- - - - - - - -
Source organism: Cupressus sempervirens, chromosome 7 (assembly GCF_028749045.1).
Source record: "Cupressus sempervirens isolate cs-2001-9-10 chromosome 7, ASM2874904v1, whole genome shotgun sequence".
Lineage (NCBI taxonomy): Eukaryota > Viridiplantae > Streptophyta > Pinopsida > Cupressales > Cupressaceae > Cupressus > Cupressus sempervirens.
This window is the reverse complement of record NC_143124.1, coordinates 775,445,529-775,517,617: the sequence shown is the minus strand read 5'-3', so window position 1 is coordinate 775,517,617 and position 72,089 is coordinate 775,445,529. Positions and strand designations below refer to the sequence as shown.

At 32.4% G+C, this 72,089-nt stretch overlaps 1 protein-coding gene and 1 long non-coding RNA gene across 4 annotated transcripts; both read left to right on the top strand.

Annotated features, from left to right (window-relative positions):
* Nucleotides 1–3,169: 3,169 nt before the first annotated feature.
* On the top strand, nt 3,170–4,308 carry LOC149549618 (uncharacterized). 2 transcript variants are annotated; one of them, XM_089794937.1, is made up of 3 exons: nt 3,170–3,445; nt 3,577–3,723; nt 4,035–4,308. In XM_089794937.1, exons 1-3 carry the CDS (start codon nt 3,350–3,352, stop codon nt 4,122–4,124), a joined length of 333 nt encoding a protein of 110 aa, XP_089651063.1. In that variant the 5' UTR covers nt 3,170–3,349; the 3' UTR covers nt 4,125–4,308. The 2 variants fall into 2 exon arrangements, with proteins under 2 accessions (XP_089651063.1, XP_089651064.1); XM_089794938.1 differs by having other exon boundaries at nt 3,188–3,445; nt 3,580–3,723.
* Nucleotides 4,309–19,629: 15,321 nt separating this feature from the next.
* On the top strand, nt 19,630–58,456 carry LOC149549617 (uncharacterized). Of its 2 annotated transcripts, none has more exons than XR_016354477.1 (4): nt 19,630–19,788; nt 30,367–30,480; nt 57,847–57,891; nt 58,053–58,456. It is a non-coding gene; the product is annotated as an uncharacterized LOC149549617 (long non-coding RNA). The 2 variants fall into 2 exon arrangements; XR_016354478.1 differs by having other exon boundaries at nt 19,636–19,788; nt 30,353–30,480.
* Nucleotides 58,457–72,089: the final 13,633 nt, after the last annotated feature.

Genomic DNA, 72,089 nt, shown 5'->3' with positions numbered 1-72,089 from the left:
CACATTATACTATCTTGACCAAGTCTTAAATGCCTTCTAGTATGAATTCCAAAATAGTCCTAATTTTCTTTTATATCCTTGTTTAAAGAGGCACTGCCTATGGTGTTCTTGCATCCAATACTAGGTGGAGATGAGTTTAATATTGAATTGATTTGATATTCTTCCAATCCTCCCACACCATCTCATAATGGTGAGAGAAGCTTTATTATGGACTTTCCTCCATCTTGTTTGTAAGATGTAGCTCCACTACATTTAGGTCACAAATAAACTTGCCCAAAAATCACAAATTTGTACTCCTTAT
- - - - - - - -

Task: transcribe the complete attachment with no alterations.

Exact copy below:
Source organism: Cupressus sempervirens, chromosome 7 (assembly GCF_028749045.1).
Source record: "Cupressus sempervirens isolate cs-2001-9-10 chromosome 7, ASM2874904v1, whole genome shotgun sequence".
Lineage (NCBI taxonomy): Eukaryota > Viridiplantae > Streptophyta > Pinopsida > Cupressales > Cupressaceae > Cupressus > Cupressus sempervirens.
This window is the reverse complement of record NC_143124.1, coordinates 775,445,529-775,517,617: the sequence shown is the minus strand read 5'-3', so window position 1 is coordinate 775,517,617 and position 72,089 is coordinate 775,445,529. Positions and strand designations below refer to the sequence as shown.

At 32.4% G+C, this 72,089-nt stretch overlaps 1 protein-coding gene and 1 long non-coding RNA gene across 4 annotated transcripts; both read left to right on the top strand.

Annotated features, from left to right (window-relative positions):
* Nucleotides 1–3,169: 3,169 nt before the first annotated feature.
* On the top strand, nt 3,170–4,308 carry LOC149549618 (uncharacterized). 2 transcript variants are annotated; one of them, XM_089794937.1, is made up of 3 exons: nt 3,170–3,445; nt 3,577–3,723; nt 4,035–4,308. In XM_089794937.1, exons 1-3 carry the CDS (start codon nt 3,350–3,352, stop codon nt 4,122–4,124), a joined length of 333 nt encoding a protein of 110 aa, XP_089651063.1. In that variant the 5' UTR covers nt 3,170–3,349; the 3' UTR covers nt 4,125–4,308. The 2 variants fall into 2 exon arrangements, with proteins under 2 accessions (XP_089651063.1, XP_089651064.1); XM_089794938.1 differs by having other exon boundaries at nt 3,188–3,445; nt 3,580–3,723.
* Nucleotides 4,309–19,629: 15,321 nt separating this feature from the next.
* On the top strand, nt 19,630–58,456 carry LOC149549617 (uncharacterized). Of its 2 annotated transcripts, none has more exons than XR_016354477.1 (4): nt 19,630–19,788; nt 30,367–30,480; nt 57,847–57,891; nt 58,053–58,456. It is a non-coding gene; the product is annotated as an uncharacterized LOC149549617 (long non-coding RNA). The 2 variants fall into 2 exon arrangements; XR_016354478.1 differs by having other exon boundaries at nt 19,636–19,788; nt 30,353–30,480.
* Nucleotides 58,457–72,089: the final 13,633 nt, after the last annotated feature.

Genomic DNA, 72,089 nt, shown 5'->3' with positions numbered 1-72,089 from the left:
CACATTATACTATCTTGACCAAGTCTTAAATGCCTTCTAGTATGAATTCCAAAATAGTCCTAATTTTCTTTTATATCCTTGTTTAAAGAGGCACTGCCTATGGTGTTCTTGCATCCAATACTAGGTGGAGATGAGTTTAATATTGAATTGATTTGATATTCTTCCAATCCTCCCACACCATCTCATAATGGTGAGAGAAGCTTTATTATGGACTTTCCTCCATCTTGTTTGTAAGATGTAGCTCCACTACATTTAGGTCACAAATAAACTTGCCCAAAAATCACAAATTTGTACTCCTTAT